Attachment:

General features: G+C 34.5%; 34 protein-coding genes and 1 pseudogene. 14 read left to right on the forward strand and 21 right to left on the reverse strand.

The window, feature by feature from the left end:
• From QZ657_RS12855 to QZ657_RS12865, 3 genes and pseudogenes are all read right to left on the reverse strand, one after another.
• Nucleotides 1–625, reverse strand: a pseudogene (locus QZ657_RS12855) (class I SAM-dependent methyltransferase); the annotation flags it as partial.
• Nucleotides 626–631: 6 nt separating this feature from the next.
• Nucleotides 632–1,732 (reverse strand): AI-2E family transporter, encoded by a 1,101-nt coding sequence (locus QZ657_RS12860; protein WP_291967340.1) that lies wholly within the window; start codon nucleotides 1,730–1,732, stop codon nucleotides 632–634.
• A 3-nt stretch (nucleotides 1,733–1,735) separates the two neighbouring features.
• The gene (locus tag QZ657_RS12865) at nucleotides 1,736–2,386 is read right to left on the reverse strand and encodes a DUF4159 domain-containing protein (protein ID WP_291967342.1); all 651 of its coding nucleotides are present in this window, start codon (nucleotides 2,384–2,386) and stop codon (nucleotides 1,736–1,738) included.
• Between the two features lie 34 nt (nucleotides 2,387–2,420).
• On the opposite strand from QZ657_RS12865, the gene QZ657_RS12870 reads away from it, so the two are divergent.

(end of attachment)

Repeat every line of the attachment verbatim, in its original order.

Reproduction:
General features: G+C 34.5%; 34 protein-coding genes and 1 pseudogene. 14 read left to right on the forward strand and 21 right to left on the reverse strand.

The window, feature by feature from the left end:
• From QZ657_RS12855 to QZ657_RS12865, 3 genes and pseudogenes are all read right to left on the reverse strand, one after another.
• Nucleotides 1–625, reverse strand: a pseudogene (locus QZ657_RS12855) (class I SAM-dependent methyltransferase); the annotation flags it as partial.
• Nucleotides 626–631: 6 nt separating this feature from the next.
• Nucleotides 632–1,732 (reverse strand): AI-2E family transporter, encoded by a 1,101-nt coding sequence (locus QZ657_RS12860; protein WP_291967340.1) that lies wholly within the window; start codon nucleotides 1,730–1,732, stop codon nucleotides 632–634.
• A 3-nt stretch (nucleotides 1,733–1,735) separates the two neighbouring features.
• The gene (locus tag QZ657_RS12865) at nucleotides 1,736–2,386 is read right to left on the reverse strand and encodes a DUF4159 domain-containing protein (protein ID WP_291967342.1); all 651 of its coding nucleotides are present in this window, start codon (nucleotides 2,384–2,386) and stop codon (nucleotides 1,736–1,738) included.
• Between the two features lie 34 nt (nucleotides 2,387–2,420).
• On the opposite strand from QZ657_RS12865, the gene QZ657_RS12870 reads away from it, so the two are divergent.